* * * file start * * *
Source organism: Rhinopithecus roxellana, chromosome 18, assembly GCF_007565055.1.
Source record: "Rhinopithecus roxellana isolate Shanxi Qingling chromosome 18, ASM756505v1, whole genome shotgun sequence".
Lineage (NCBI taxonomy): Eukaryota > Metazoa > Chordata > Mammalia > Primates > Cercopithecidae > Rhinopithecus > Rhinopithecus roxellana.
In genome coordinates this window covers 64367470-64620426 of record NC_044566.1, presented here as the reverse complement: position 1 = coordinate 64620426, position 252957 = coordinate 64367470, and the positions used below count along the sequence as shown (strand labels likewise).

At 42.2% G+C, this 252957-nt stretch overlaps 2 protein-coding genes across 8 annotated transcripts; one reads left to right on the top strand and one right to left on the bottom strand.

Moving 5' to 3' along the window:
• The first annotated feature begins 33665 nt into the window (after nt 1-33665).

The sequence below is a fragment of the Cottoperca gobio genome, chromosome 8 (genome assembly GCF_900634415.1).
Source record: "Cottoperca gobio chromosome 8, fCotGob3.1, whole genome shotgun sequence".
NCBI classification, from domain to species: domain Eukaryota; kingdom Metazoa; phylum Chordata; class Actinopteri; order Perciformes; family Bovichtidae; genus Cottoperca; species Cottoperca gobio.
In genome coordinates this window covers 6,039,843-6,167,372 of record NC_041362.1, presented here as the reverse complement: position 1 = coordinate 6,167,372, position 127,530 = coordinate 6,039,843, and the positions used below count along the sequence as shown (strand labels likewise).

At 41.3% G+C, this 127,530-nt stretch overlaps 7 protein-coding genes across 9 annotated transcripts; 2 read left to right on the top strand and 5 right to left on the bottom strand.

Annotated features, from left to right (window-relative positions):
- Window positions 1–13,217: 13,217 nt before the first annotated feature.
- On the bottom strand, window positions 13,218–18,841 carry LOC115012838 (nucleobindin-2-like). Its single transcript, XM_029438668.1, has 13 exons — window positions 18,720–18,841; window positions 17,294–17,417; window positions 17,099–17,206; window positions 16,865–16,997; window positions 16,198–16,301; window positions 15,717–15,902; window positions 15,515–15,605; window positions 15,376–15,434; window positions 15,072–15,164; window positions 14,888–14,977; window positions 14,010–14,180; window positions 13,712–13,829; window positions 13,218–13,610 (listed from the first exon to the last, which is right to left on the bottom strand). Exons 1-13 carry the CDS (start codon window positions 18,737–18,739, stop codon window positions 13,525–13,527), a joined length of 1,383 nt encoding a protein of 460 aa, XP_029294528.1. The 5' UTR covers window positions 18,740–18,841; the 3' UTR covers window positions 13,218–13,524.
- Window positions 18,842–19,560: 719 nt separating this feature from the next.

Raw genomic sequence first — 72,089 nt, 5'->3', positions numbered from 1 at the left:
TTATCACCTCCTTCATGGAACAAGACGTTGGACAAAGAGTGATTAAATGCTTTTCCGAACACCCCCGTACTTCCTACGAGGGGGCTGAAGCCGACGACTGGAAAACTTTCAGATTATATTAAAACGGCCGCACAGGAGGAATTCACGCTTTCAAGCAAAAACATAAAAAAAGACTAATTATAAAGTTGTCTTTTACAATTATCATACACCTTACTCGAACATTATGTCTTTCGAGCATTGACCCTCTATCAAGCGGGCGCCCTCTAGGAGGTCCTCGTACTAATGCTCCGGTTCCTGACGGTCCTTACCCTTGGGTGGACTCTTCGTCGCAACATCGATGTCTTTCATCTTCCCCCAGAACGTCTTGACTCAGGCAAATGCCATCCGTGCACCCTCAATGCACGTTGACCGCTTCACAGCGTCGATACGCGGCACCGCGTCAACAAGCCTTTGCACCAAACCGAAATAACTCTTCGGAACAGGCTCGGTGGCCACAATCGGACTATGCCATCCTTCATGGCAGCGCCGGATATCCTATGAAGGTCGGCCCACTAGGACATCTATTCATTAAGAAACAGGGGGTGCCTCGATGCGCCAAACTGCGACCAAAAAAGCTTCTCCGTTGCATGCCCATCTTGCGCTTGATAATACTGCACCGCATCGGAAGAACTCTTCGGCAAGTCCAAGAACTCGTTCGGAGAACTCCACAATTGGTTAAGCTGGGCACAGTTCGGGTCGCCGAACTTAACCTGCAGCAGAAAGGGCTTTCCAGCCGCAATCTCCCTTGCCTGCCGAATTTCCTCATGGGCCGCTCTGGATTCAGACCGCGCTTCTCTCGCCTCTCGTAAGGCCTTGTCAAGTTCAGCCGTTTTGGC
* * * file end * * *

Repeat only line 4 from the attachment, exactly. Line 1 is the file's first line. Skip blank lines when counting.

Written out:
In genome coordinates this window covers 64367470-64620426 of record NC_044566.1, presented here as the reverse complement: position 1 = coordinate 64620426, position 252957 = coordinate 64367470, and the positions used below count along the sequence as shown (strand labels likewise).